Displaying all 17 publications

  1. He PY, Yip WK, Chai BL, Chai BY, Jabar MF, Dusa N, et al.
    Oncol Rep, 2017 Dec;38(6):3554-3566.
    PMID: 29039592 DOI: 10.3892/or.2017.6037
    The objective of this study was to determine the effect of miR‑29a‑3p inhibitor on the migration and invasion of colorectal cancer cell lines (CRC) and the underlying molecular mechanisms. miR‑29a‑3p was detected using reverse transcription-quantitative polymerase chain reaction (RT‑qPCR) in the CRC cell lines HCT11, CaCo2, HT29, SW480 and SW620. An invasive subpopulation designated SW480‑7 was derived from the parental cell line, detected by Transwell and Transwell Matrigel assays. Cytoskeleton Regulators RT2 profiler PCR array and western blot analysis were utilized to identify the alterations in expression of downstream mRNAs. siRNA against CDC42BPA was transfected into SW480‑7 and effects on cell migration and invasion were investigated. Data obtained showed that miR‑29a‑3p was detected in these five CRC cell lines. miR‑29a‑3p inhibitor had no effect on viability but stimulated cell migration and invasion of SW480‑7 cells. In contrast, miR‑29a‑3p mimic suppressed cell migration and invasion. TargetScan miRBD and DIANA were employed to identify the potential direct target genes of miR‑29a‑3p in the Cytoskeleton Regulators RT2-Profiler PCR array. Cytoskeleton Regulators RT2-Profiler PCR array data showed that 3 out of the 5 predicted targets genes, CDC42BPA (2.33-fold), BAIAP2 (1.79-fold) and TIAM1 (1.77-fold), in the array were upregulated by miR‑29a‑3p. A significant increase in expression IQGAP2, PHLDB2, SSH1 mRNAs and downregulation of PAK1 mRNA was also detected with miR‑29a‑3p inhibition. Increase in CDC42BPA, SSH1 and IQGAP2 mRNA expression correlated with increased protein level in miR‑29a‑3p transfected SW-480-7 cells. Silencing of CDC42BPA (an enhancer of cell motility) partially abolished miR‑29a‑3p inhibitor-induced stimulation of cell migration and invasion. miR‑29a‑3p expression in stage II and III CRC is relatively lower than that of stage I CRC. However, the data need to be interpreted with caution due to the small sample size. In conclusion, inhibition of miR‑29a‑3p stimulates SW480‑7 cell migration and invasion and downstream expression IQGAP2, PHLDB2, SSH1 mRNAs are upregulated whilst PAK1 mRNA is downregulated. Silencing of CDC42BPA expression partially reduces miR29a‑3p inhibitor-induced migration and invasion of SW480‑7 cells.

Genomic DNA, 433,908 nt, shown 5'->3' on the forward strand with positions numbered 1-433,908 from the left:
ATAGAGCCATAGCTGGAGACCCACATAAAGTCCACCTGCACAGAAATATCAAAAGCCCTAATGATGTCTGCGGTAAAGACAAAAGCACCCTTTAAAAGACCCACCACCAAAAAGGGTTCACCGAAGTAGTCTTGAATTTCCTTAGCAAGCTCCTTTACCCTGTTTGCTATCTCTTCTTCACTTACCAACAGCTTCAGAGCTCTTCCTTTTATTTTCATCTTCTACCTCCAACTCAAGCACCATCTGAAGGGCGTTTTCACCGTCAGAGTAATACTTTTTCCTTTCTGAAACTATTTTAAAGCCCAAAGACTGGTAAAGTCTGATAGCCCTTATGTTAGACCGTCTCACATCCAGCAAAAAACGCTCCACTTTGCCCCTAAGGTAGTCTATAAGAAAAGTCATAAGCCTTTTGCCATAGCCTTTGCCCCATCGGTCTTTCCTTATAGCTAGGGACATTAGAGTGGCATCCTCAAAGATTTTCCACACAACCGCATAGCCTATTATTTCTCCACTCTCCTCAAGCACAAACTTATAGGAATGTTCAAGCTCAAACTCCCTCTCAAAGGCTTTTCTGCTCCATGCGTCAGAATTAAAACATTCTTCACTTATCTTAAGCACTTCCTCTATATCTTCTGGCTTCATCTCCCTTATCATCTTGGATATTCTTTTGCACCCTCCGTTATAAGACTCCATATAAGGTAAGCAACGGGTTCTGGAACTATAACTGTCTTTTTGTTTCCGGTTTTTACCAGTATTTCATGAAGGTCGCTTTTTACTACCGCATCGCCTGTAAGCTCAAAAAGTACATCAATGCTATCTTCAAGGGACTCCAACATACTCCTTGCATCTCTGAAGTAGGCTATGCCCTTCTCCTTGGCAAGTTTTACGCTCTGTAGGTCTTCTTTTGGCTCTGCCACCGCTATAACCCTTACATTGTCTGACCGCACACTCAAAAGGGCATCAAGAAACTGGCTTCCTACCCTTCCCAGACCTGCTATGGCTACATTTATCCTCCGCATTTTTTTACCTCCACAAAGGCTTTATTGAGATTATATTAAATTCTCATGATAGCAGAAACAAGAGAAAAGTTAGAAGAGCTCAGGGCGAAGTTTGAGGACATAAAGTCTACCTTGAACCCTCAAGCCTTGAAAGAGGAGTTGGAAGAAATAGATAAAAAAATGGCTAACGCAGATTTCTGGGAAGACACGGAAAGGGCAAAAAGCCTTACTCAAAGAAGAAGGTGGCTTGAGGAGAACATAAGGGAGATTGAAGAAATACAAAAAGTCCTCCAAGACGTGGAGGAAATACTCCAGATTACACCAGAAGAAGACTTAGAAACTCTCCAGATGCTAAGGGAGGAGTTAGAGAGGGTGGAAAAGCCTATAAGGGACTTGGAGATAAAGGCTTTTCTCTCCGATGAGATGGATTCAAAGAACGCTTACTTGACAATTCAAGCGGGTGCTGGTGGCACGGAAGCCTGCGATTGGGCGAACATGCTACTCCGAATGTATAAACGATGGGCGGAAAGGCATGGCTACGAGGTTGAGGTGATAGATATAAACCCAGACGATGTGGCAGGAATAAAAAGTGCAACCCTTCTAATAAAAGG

2. Voon YL, Ahmad M, Wong PF, Husaini R, Ng WT, Leong CO, et al.
    Oncol Rep, 2015 Oct;34(4):1692-700.
    PMID: 26252575 DOI: 10.3892/or.2015.4177
    The small-molecule inhibitor of p53-Mdm2 interaction, Nutlin-3, is known to be effective against cancers expressing wild-type (wt) p53. p53 mutations are rare in nasopharyngeal carcinoma (NPC), hence targeting disruption of p53-Mdm2 interaction to reactivate p53 may offer a promising therapeutic strategy for NPC. In the present study, the effects of Nutlin-3 alone or in combination with cisplatin, a standard chemotherapeutic agent, were tested on C666-1 cells, an Epstein-Barr virus (EBV)-positive NPC cell line bearing wt p53. Treatment with Nutlin-3 activated the p53 pathway and sensitized NPC cells to the cytotoxic effects of cisplatin. The combined treatment also markedly suppressed soft agar colony growth formation and increased apoptosis of NPC cells. The effect of Nutlin-3 on NPC cells was inhibited by knockdown of p53, suggesting that its effect was p53-dependent. Extended treatment with increasing concentrations of Nutlin-3 did not result in emergence of p53 mutations in the C666-1 cells. Collectively, the present study revealed supportive evidence of the effectiveness of combining cisplatin and Nutlin-3 as a potential therapy against NPC.
  3. Kok-Sin T, Mokhtar NM, Ali Hassan NZ, Sagap I, Mohamed Rose I, Harun R, et al.
    Oncol Rep, 2015 Jul;34(1):22-32.
    PMID: 25997610 DOI: 10.3892/or.2015.3993
    Apart from genetic mutations, epigenetic alteration is a common phenomenon that contributes to neoplastic transformation in colorectal cancer. Transcriptional silencing of tumor-suppressor genes without changes in the DNA sequence is explained by the existence of promoter hypermethylation. To test this hypothesis, we integrated the epigenome and transcriptome data from a similar set of colorectal tissue samples. Methylation profiling was performed using the Illumina InfiniumHumanMethylation27 BeadChip on 55 paired cancer and adjacent normal epithelial cells. Fifteen of the 55 paired tissues were used for gene expression profiling using the Affymetrix GeneChip Human Gene 1.0 ST array. Validation was carried out on 150 colorectal tissues using the methylation-specific multiplex ligation-dependent probe amplification (MS-MLPA) technique. PCA and supervised hierarchical clustering in the two microarray datasets showed good separation between cancer and normal samples. Significant genes from the two analyses were obtained based on a ≥2-fold change and a false discovery rate (FDR) p-value of <0.05. We identified 1,081 differentially hypermethylated CpG sites and 36 hypomethylated CpG sites. We also found 709 upregulated and 699 downregulated genes from the gene expression profiling. A comparison of the two datasets revealed 32 overlapping genes with 27 being hypermethylated with downregulated expression and 4 hypermethylated with upregulated expression. One gene was found to be hypomethylated and downregulated. The most enriched molecular pathway identified was cell adhesion molecules that involved 4 overlapped genes, JAM2, NCAM1, ITGA8 and CNTN1. In the present study, we successfully identified a group of genes that showed methylation and gene expression changes in well-defined colorectal cancer tissues with high purity. The integrated analysis gives additional insight regarding the regulation of colorectal cancer-associated genes and their underlying mechanisms that contribute to colorectal carcinogenesis.